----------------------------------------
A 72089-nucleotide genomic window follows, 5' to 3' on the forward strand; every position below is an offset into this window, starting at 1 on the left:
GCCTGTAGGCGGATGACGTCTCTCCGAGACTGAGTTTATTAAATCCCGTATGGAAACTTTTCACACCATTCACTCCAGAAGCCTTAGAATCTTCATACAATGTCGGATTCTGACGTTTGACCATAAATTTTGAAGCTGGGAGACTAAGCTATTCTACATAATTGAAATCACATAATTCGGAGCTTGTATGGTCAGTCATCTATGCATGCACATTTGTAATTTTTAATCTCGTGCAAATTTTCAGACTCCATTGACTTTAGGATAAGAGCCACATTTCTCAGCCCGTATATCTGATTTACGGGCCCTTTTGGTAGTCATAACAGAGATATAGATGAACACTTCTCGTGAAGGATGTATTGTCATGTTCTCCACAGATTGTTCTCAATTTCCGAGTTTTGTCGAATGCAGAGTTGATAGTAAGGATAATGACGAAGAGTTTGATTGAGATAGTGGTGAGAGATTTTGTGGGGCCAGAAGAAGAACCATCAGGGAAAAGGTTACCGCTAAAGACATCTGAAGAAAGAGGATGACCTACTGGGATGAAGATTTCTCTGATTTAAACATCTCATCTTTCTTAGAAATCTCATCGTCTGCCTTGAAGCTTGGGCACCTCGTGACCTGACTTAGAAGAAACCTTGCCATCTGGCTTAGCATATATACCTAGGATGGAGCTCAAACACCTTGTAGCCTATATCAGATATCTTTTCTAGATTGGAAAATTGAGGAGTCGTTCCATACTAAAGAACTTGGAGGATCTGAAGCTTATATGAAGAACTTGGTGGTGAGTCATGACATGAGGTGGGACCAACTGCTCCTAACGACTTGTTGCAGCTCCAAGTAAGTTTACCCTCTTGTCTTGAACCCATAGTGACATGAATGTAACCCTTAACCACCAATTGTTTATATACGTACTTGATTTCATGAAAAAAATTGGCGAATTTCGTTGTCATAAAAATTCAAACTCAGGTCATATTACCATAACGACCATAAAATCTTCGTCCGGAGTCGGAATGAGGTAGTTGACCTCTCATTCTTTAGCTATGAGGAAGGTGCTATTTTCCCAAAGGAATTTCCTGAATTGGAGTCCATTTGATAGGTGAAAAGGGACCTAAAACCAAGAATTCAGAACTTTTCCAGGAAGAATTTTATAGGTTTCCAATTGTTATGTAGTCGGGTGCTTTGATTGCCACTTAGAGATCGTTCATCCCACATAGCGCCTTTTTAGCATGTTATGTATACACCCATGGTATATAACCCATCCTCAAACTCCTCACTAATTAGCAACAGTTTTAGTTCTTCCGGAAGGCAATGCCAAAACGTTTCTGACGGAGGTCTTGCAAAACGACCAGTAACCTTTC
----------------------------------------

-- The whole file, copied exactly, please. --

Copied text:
A 72089-nucleotide genomic window follows, 5' to 3' on the forward strand; every position below is an offset into this window, starting at 1 on the left:
GCCTGTAGGCGGATGACGTCTCTCCGAGACTGAGTTTATTAAATCCCGTATGGAAACTTTTCACACCATTCACTCCAGAAGCCTTAGAATCTTCATACAATGTCGGATTCTGACGTTTGACCATAAATTTTGAAGCTGGGAGACTAAGCTATTCTACATAATTGAAATCACATAATTCGGAGCTTGTATGGTCAGTCATCTATGCATGCACATTTGTAATTTTTAATCTCGTGCAAATTTTCAGACTCCATTGACTTTAGGATAAGAGCCACATTTCTCAGCCCGTATATCTGATTTACGGGCCCTTTTGGTAGTCATAACAGAGATATAGATGAACACTTCTCGTGAAGGATGTATTGTCATGTTCTCCACAGATTGTTCTCAATTTCCGAGTTTTGTCGAATGCAGAGTTGATAGTAAGGATAATGACGAAGAGTTTGATTGAGATAGTGGTGAGAGATTTTGTGGGGCCAGAAGAAGAACCATCAGGGAAAAGGTTACCGCTAAAGACATCTGAAGAAAGAGGATGACCTACTGGGATGAAGATTTCTCTGATTTAAACATCTCATCTTTCTTAGAAATCTCATCGTCTGCCTTGAAGCTTGGGCACCTCGTGACCTGACTTAGAAGAAACCTTGCCATCTGGCTTAGCATATATACCTAGGATGGAGCTCAAACACCTTGTAGCCTATATCAGATATCTTTTCTAGATTGGAAAATTGAGGAGTCGTTCCATACTAAAGAACTTGGAGGATCTGAAGCTTATATGAAGAACTTGGTGGTGAGTCATGACATGAGGTGGGACCAACTGCTCCTAACGACTTGTTGCAGCTCCAAGTAAGTTTACCCTCTTGTCTTGAACCCATAGTGACATGAATGTAACCCTTAACCACCAATTGTTTATATACGTACTTGATTTCATGAAAAAAATTGGCGAATTTCGTTGTCATAAAAATTCAAACTCAGGTCATATTACCATAACGACCATAAAATCTTCGTCCGGAGTCGGAATGAGGTAGTTGACCTCTCATTCTTTAGCTATGAGGAAGGTGCTATTTTCCCAAAGGAATTTCCTGAATTGGAGTCCATTTGATAGGTGAAAAGGGACCTAAAACCAAGAATTCAGAACTTTTCCAGGAAGAATTTTATAGGTTTCCAATTGTTATGTAGTCGGGTGCTTTGATTGCCACTTAGAGATCGTTCATCCCACATAGCGCCTTTTTAGCATGTTATGTATACACCCATGGTATATAACCCATCCTCAAACTCCTCACTAATTAGCAACAGTTTTAGTTCTTCCGGAAGGCAATGCCAAAACGTTTCTGACGGAGGTCTTGCAAAACGACCAGTAACCTTTC